Crisis mundial

Less than two months into the new year, many assumptions are already under fire

Early in the Year, and Already Surprised

By Paul j. Lim (*)
New York Times, February 20, 2010

After last year's stunning rally in global stock markets, many investors thought they knew what to expect in 2010. Among their bets were that the worst of the credit crisis was over, that the global economy would continue to expand and that the dollar would remain weak as economies abroad were expected to grow faster than that of the United States.

What's more, if anything was to derail the new bull market, it was the likelihood that government efforts to jump–start the global economy would fan the flames of inflation.

Now move to the present. Less than two months into the new year, many of these assumptions are already under fire. For starters, economic turmoil overseas, spearheaded by a crippling debt crisis in Greece, is leading to new doubts about the global recovery. Even if Europe doesn't fall into a double–dip recession, some economists fear that the region won't fully recover until 2012.

As a result, investors have been selling euro–denominated investments and buying the dollar, raising its value by around 6 percent against the euro so far this year.

The surprising events prove a couple of important points, market strategists say:

First, they highlight the risks investors face whenever a strong consensus forms around any market call. "There's an old saying that goes, 'if everyone is forecasting something, then you know it won't come true,'" said Sam Stovall, chief investment strategist at Standard & Poor's.

More often than not, he said, it's the thing that investors don't see coming that ends up unsettling portfolios. After all, at the end of 2009, how many people worried that the Greek debt crisis would stall the new bull?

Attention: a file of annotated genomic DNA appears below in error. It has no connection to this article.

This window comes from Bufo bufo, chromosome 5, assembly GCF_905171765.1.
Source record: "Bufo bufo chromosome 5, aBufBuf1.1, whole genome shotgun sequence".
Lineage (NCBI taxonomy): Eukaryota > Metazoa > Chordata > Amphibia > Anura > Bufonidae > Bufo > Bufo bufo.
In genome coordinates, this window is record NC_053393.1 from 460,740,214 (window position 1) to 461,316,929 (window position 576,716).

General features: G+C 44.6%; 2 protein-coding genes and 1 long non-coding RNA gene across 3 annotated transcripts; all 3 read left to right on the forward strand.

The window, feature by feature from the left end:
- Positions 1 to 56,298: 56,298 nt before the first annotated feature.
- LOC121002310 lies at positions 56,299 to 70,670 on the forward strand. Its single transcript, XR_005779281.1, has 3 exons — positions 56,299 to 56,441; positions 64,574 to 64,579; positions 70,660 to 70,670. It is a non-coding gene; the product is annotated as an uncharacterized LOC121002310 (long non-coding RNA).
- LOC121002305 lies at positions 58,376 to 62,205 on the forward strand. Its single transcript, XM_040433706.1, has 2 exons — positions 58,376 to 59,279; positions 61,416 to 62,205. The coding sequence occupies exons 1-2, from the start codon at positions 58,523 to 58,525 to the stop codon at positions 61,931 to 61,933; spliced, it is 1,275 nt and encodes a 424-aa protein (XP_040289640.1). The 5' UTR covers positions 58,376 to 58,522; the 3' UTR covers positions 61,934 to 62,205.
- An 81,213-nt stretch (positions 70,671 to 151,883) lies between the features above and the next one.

More important, the issues that are scaring the market today "show that our assumptions about the financial crisis being over are premature," said Charles de Vaulx, a portfolio manager at International Value Advisers.

At the core of the recent global credit crisis, he noted, was the dangerous amount of risk that individuals and corporations assumed by borrowing to spend and invest. And, he said, "the way this crisis has been addressed around the world has been through a huge amount of fiscal stimulus."

In other words, to keep the economy afloat while the private sector repaired its balance sheet, governments worldwide picked up the spending slack. "But the result of all those actions is that now, suddenly, the focus is on the creditworthiness of governments themselves," he added.

That means the fiscal actions around the globe didn't end the credit crisis. They merely shifted the focus to another segment of the economy: the public sector.

Does this mean that the rally – and the recovery – are over? Not necessarily, market watchers say. But at the least, it's a sign the market may have gotten ahead of the underlying economy.

Ernest M. Ankrim, senior markets adviser at Russell Investments in Tacoma, Wash., said that after stocks soared nearly 70 percent between March 9 and Dec. 31, as measured by the total return of the S.& P. 500, investors were probably betting on an economic rebound that would be as good as the downturn was bad.

But Mr. Ankrim noted that the markets might have miscalculated in one crucial area. After suffering through recent troubles in the housing, equity and job markets, he said, consumers aren't likely to go back immediately to their free–spending ways. That, in turn, could slow the economic recovery both at home and abroad.

This would seem a strong argument to bet against the economies of the United States and Europe and to bet on the much more rapid growth of emerging markets.

But not so fast. Just as the developed economies surprised investors negatively early this year, they could just as easily surprise on the upside later in 2010.

Consider the euro. While its decline reveals real problems in Europe, it could also create a tailwind for some of its markets, said Michele Gambera, chief economist at Ibbotson Associates.

He noted that while Greece faces major budget problems, economies in Germany, France and the Netherlands are in far better shape. Yet the fall in the euro caused by Greece's problems could lift the exports of those healthier countries, whose products would thus be priced more competitively, he said.